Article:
I’ve found myself making a lot of slow-cooked Sunday roasts recently. Apart from the bit where you have to get up early to get them in the oven in time, they’re such a fuss-free way of providing a generous lunch, giving you more time to enjoy the company of friends and family. This porky version has the added advantage of quite stupendous crackling.
I apologise for the paucity of pictures. By the time it came out of the oven we were far more interested in eating it than in photographing it. The pork will take six and a half hours to cook so plan seven hours ahead to allow time for the meat to come to room temperature and for the oven to warm up.
It’s worth cooking a big joint as the leftovers make fantastic pulled pork buns … more on that further down as this post is a twofer.
Slow-roast Pork Shoulder with Garlic and Herbs
1 shoulder of pork, about 2.5 kg
4 large garlic cloves, peeled and crushed
1 tbsp finely chopped fresh rosemary
1 tspn dried oregano
1 tbsp oil
Salt and black pepper
2 sticks of celery
Begin at least 24 hours before you want to start cooking. Make sure the pork skin is well scored and untie the joint if it’s rolled. Mix together the oil, garlic, herbs and a good grind each of salt and black pepper and anoint the meaty side of the pork, not the skin, rubbing the paste well into all the nooks and crannies.
Turn it over and place it meat-side down in a dish and cover loosely with grease-proof paper: plastic wrap is the enemy of crackling, you want the skin to dry out, not get sweaty. Refrigerate overnight or for up to two days ahead.
Seven hours before you want to eat, take the meat out of the fridge and put the oven on at 150C/300F/Gas Mark 2.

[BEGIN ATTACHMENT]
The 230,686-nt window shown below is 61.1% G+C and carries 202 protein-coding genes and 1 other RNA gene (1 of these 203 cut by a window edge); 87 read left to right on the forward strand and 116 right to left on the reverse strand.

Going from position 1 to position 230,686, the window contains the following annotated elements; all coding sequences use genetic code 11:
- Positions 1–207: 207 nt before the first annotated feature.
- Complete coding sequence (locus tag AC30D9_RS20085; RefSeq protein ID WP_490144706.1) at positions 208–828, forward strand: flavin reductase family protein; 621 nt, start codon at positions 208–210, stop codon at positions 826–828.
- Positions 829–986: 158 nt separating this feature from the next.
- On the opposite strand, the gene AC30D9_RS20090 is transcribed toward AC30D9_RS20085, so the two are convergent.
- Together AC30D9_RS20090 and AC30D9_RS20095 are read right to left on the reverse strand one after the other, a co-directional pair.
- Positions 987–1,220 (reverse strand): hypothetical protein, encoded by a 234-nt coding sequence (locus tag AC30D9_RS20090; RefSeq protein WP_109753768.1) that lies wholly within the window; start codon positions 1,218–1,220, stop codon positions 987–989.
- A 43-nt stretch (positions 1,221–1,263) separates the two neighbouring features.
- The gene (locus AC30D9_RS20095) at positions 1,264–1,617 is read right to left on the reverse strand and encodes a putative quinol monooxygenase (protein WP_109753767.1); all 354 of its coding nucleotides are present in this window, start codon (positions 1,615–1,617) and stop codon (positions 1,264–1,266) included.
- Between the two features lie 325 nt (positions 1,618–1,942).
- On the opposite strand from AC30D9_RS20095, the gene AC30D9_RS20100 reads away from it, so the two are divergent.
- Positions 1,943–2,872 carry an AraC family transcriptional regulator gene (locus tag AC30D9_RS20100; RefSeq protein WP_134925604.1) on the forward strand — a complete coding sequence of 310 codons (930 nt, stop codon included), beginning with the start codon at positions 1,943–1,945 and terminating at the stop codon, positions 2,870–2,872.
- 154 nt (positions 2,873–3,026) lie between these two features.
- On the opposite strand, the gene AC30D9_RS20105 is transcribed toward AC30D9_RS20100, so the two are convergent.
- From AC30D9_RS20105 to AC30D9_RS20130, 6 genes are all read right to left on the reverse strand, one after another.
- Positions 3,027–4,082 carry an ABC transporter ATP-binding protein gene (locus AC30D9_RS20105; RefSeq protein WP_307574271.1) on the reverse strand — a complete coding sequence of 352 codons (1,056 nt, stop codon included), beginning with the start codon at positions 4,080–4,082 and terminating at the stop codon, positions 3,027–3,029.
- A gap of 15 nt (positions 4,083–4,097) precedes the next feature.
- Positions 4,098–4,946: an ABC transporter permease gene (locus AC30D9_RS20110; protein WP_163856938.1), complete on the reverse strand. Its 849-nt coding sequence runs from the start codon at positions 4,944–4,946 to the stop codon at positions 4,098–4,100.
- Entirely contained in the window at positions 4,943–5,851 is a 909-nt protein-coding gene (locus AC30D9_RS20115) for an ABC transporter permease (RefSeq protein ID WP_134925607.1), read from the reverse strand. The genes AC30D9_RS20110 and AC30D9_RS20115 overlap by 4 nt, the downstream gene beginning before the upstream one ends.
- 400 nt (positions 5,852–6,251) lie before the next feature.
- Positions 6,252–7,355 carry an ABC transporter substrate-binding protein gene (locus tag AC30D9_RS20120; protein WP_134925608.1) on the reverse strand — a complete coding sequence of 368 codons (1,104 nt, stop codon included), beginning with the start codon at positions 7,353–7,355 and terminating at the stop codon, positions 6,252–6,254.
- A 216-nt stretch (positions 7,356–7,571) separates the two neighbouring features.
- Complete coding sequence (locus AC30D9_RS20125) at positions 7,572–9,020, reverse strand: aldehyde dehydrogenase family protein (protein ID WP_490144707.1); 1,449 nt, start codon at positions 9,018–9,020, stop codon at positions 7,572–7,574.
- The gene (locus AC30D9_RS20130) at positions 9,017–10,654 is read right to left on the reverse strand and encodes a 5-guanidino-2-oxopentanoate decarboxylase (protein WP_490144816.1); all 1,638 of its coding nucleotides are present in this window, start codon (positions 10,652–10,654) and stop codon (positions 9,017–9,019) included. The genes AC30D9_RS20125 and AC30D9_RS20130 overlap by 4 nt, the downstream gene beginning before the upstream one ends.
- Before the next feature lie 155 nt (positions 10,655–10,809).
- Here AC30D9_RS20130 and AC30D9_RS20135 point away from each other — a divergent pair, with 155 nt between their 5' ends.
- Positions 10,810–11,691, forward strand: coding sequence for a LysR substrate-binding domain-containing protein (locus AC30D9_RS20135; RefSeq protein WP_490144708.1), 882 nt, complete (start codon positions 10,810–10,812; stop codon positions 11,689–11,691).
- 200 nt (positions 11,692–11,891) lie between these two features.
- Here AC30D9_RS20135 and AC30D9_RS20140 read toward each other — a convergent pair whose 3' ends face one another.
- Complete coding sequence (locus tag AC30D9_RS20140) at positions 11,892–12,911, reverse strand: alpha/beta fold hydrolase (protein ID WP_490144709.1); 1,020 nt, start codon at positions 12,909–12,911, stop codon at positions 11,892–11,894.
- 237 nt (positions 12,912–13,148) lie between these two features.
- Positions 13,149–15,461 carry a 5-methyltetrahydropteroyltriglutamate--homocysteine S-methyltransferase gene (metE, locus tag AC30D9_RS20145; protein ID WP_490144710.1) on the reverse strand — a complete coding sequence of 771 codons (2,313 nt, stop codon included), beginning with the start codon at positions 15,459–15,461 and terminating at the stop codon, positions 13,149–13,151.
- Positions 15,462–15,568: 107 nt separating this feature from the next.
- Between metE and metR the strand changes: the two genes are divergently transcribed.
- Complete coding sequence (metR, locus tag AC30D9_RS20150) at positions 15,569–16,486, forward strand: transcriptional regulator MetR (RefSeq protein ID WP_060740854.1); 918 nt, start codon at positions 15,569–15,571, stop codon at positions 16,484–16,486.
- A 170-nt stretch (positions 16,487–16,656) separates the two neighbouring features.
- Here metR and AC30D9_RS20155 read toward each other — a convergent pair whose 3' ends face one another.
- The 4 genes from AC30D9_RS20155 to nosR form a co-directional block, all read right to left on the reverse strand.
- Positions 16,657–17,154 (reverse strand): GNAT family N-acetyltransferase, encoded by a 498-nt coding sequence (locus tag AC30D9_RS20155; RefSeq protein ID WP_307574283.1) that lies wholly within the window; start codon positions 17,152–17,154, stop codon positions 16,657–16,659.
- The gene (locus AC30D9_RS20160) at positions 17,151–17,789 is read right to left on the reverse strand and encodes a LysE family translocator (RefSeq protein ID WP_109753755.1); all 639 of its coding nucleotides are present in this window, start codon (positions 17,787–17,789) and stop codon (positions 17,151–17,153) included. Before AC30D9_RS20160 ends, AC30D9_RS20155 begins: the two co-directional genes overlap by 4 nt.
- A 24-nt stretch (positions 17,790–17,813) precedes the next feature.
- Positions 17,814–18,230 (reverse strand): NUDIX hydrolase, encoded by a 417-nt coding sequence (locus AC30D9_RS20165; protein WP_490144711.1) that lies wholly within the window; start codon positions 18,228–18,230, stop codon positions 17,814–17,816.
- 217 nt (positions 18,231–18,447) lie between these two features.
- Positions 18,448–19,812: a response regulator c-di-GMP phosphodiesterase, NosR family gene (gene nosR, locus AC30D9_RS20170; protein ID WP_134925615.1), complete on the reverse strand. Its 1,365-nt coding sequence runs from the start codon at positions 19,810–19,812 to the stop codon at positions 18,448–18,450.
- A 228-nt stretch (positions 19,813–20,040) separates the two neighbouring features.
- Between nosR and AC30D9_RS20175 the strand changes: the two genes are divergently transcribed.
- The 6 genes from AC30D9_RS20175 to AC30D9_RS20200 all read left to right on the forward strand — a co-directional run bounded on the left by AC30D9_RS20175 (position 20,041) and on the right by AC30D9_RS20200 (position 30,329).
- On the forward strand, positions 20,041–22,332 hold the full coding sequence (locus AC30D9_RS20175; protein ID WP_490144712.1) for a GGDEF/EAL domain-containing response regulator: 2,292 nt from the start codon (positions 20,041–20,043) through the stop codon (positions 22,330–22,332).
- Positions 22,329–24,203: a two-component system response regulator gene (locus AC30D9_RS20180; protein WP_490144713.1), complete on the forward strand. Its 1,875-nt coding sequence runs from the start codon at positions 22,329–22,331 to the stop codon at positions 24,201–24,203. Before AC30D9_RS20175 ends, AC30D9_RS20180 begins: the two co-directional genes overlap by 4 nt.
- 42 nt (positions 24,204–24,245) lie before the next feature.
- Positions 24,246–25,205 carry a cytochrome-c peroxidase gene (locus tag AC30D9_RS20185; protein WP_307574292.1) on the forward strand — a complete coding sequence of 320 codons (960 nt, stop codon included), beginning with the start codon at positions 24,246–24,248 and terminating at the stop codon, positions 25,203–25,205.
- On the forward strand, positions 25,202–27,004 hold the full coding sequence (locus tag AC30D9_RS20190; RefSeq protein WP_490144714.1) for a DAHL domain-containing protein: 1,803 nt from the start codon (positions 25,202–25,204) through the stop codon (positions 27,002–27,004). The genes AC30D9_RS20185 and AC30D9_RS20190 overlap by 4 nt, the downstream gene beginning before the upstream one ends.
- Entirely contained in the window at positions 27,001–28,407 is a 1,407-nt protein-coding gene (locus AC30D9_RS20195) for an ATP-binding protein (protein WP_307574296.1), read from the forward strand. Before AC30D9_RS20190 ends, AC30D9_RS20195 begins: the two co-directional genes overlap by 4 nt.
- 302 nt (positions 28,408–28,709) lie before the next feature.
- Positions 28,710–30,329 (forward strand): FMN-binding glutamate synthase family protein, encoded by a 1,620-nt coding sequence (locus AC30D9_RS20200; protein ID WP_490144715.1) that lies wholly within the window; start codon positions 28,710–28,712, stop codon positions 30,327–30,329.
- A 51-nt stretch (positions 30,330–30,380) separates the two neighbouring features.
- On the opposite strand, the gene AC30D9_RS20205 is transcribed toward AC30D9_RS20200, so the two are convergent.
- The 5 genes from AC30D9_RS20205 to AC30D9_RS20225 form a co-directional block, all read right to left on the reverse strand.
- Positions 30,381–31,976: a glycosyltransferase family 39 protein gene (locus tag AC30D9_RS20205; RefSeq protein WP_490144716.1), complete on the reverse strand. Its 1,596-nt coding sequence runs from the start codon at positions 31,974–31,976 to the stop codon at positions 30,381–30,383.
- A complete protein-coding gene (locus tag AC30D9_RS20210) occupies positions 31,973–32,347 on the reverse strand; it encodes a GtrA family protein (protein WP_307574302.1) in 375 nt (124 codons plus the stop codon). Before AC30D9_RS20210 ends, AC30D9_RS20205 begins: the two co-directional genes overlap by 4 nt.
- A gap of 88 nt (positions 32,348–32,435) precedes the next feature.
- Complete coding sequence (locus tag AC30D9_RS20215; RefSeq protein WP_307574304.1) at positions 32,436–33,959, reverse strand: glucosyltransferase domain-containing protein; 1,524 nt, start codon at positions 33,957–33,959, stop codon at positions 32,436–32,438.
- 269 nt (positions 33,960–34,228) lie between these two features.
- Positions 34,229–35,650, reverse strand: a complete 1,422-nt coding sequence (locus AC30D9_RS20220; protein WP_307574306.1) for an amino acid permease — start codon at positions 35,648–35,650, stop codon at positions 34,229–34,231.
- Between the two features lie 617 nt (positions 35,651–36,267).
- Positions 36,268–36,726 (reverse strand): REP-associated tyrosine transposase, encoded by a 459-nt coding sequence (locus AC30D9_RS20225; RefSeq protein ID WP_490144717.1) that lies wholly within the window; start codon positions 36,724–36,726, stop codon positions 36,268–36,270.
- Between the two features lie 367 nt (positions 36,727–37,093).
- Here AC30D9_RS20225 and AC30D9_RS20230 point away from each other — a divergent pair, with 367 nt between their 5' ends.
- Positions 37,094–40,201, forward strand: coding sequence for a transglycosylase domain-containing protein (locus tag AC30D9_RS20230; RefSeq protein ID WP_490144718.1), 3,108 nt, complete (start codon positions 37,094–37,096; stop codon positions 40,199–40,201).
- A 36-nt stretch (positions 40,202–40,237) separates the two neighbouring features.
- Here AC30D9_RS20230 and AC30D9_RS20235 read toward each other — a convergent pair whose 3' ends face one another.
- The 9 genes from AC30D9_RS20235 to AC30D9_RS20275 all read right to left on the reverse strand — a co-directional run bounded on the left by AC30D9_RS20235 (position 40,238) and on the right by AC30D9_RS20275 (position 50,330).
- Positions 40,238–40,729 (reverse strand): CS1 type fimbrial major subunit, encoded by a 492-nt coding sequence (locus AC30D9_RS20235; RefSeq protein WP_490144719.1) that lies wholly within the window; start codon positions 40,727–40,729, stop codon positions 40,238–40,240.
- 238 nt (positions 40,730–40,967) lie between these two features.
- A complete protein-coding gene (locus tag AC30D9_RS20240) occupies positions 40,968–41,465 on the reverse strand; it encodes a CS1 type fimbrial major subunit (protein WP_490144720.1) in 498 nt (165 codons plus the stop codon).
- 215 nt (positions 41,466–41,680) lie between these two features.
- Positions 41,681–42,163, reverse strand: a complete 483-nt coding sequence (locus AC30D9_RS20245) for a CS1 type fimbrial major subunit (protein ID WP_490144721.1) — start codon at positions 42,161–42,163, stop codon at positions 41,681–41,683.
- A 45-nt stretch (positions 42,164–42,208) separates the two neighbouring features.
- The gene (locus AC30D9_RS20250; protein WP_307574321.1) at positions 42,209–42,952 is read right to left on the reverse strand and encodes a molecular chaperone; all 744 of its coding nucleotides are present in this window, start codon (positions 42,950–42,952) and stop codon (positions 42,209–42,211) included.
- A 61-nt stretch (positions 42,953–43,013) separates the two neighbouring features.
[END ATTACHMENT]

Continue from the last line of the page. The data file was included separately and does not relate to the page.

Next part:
Peel the onions and roughly chop them, along with the carrots and celery. Place the vegetables in the bottom of a roasting tin. Rub the skin of the meat with a little oil and massage in a teaspoon of sea salt. Place the meat on top of the veg and pour in the water, taking care not to soak the skin. Cover tightly with a double layer of foil, place in the oven and cook for five hours.
Then transfer the meat to another roasting tin, reserving the vegetables and pan juices. Turn the heat up to 200C/400F/Gas Mark 6 and cook the joint, uncovered, for about another hour and a half or until the crackling is brown and crispy.
While it’s finishing, strain the pan juices into a large jug, and wait for the fat to separate. Skim it off and use the juices underneath to make your gravy … it’s one less thing to do at the last minute. I usually chuck in a glass or two of red wine and reduce it all down until it tastes suitably intense. Whisk in some beurre manié (equal quantities of plain flour and butter mashed together) if you’d like it to be thicker. You can save the stock vegetables for a soup if you like, or put them back in with the meat for the last half hour or so of cooking.
Remove the meat from the oven and allow it to rest somewhere warm while you dish up any side vegetables and re-heat the gravy, then carve into thick slices, giving everyone a share of the crackling.
If you have any leftovers, try making them into pulled pork buns. Whip up a quick barbecue sauce: 60g tomato ketchup, 1 tbsp each of Worcestershire sauce and soft dark brown sugar, 1 tspn cider vinegar, a pinch each of salt and mustard powder and a spoonful of something hot – I used smoked chilli paste – will give you enough for two people. Stir together over a low heat until the sugar has melted, adjust the seasonings to taste, and allow to cool.
Shred the meat using a couple of forks and warm a little oil in a pan. Re-heat the meat in the pan, stirring so it doesn’t catch, and once it’s hot add a tablespoon or two of barbecue sauce. Don’t drench it or it’ll make your buns soggy and I think we can agree that no-one wants soggy buns.
Pile it into toasted brioche buns, top with a little more barbecue sauce, thinly sliced red onion and some sweet and sour pickled cucumbers, and serve with a crunchy coleslaw on the side. Eat straight away, fries optional.